Blog Tour + Review & Guest Post: Undertow by Kiri Newton

 Welcome to the Undertow Blog Tour stop at Whatever You Can Still Betray!

Author Kiri R. Newton has stopped by today with a guest post for the Undertow blog tour.

Josiah vs. Nox
Guest Post by Kiri Newton
When I began developing the conflict in my head, Undertow was initially going to be a protest against the pollution of the ocean and the wanton killing of its inhabitants. When I was about twelve I watched someone spear a full-grown turtle through the throat and then leave it to suffocate. I guess that left an impact on me because I get filled with a rage when I see whales being slaughtered or coral reefs being destroyed or the vast stretches of waste floating in our oceans. This is why the initial conflict in the story is that of mer-folk dying due to pollution.

Then I developed it further, tracing the source not to the likely culprit of humans but instead fellow mer-folk. That I felt was much more of a twist because no one expects these happy, songbird creatures to be willingly killing one another right? Trouble is by the time I figured out what Nesoi and Nox were up to I realized I had a problem.

You see Nox and Josiah spawn from the same person, an ex-boyfriend who had clinical split-personality disorder, among other things. He had the dominant side that most people saw; happy, bubbly, life of the party and everyone’s best friend. But then as I began to get to know him I realized something else lurked under the surface. The ‘Josiah’ side of his personality would build and build and then he would crash and ‘Nox’ would come out of hiding. It was like dealing with two vastly different people, he wouldn’t even remember what he said most of the time. ‘Nox’ as I started calling him was dark, moody and temperamental and yet that’s when his musical talents would shine.

In our relationship I was constantly being pulled between both sides. While ‘Josiah’ was hilarious and the kind of person you always wanted to be around ‘Nox’ had an intoxicating darkness that I thrived on. When I came to writing in the two characters Zoe had to be pulled both ways but as I realized the full extent of Nesoi’s plots I realized there was no way Zoe could be in love with someone who was willingly involved with Nesoi’s plots. This is why I wrote Nox the way he is, a tortured soul who can see no way to escape his mother’s influence.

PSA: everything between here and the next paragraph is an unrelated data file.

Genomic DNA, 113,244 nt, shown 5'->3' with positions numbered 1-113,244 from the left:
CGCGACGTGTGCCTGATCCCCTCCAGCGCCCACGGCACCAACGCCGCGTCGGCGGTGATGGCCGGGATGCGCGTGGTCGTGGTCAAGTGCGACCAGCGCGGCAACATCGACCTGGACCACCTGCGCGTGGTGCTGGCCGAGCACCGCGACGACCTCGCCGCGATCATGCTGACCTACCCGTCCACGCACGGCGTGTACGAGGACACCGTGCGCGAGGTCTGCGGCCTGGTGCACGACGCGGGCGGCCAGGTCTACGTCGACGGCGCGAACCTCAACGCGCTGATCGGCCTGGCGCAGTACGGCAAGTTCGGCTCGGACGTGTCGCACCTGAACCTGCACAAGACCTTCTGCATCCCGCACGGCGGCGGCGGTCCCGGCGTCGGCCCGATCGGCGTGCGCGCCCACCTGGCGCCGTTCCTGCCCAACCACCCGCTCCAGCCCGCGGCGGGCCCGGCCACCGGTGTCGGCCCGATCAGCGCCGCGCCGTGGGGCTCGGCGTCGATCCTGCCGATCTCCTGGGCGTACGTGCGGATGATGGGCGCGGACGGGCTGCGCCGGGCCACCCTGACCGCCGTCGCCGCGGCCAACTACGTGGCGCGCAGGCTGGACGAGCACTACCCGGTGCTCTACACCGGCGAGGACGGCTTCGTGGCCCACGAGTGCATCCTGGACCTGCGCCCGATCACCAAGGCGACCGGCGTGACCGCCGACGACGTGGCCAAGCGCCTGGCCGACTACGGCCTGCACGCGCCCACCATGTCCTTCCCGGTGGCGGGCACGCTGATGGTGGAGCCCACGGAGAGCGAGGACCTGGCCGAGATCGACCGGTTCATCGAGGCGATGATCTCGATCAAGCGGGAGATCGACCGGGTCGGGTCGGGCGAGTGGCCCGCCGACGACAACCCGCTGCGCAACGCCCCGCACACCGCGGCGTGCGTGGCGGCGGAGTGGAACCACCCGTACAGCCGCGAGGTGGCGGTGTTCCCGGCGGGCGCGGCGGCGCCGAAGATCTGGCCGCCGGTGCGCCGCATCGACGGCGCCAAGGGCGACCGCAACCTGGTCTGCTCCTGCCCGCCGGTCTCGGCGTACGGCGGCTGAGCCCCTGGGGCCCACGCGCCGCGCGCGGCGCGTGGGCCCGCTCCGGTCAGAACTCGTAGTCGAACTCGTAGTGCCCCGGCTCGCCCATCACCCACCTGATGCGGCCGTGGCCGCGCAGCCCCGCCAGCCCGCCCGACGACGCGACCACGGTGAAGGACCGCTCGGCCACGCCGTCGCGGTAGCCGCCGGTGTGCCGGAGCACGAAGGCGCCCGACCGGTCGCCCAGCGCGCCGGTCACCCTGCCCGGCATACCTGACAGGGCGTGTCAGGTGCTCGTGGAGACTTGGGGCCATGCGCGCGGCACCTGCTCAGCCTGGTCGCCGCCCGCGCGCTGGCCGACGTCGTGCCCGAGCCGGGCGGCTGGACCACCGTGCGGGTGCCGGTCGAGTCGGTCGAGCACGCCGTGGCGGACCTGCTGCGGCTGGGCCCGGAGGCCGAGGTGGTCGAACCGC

Nox had to be the polar opposite twin of Josiah; they had to be essentially wired the same way, even looking similar in a completely opposite way. It turned into the ultimate battle of light and darkness for Zoe’s heart. I then also discovered a local band, the lead singer of which who just so happen to provide a perfect vessel to put ‘Nox’ into and the whole thing fell together like a sinister jig-saw puzzle.

By the time I finished writing Undertow I had split up with owner of these two characters. For at least six months the book ended at Chapter 28 but in a spat of anger and egged on by the notion that there’s no such thing as a happy ending, I wrote the epilogue. At the moment I am regretting ending the book the way I did because it’s a cliff-hanger that has to be followed up. I left too many loose ends that need to be explained and at the time I thought I was very clever doing so but now, faced with writers block I’m regretting it. I will one day write the sequel but don’t hold your breath.

Kiri Newton
For far too long these sailor-drowning, ship-sinking sea sirens have been portrayed as happy, peaceful creatures who want nothing more than to fall in love with a prince and live happily ever after. Undertow is an unconventional twist on one of the oldest mythological creatures known to man.

About the Author
It's weird right but as an author I could tell you about my characters inside out and yet when people ask me to talk about myself I go all quiet. Anyways, here I go.

I am a child of ‘91 born in Jandowae, a tiny little town out past Dalby. When I was five my parents decided to pack everything up and move to Tonga in the South Pacific after Dad visited there and mum fell in love with the place after reading a book about it. So I grew up in a third world country, fluent in a second language by the time I was eight and lived amongst the locals who I was friends with.

When I was thirteen my father passed away and due to the fact that the government refused to pay my mum a pension over there like they did my father, we were forced to move back to Australia.

As for my writing career, I started writing progressively longer short stories in Grade 5 where one teacher noted on my report card that ‘I had unique ideas and an unusual talent’. By Grade 7 I had completed my first novel a post-apocalyptic fiction where cats are the highest life form and live basically as we do and follows the lives of a litter of cats, the characters based on a litter of cats belonging to my neighbour. I continued writing different things from horsey stories to Phantom of the Opera fan-fiction right through my teenage years, nothing serious, mostly just a lot of scribbling.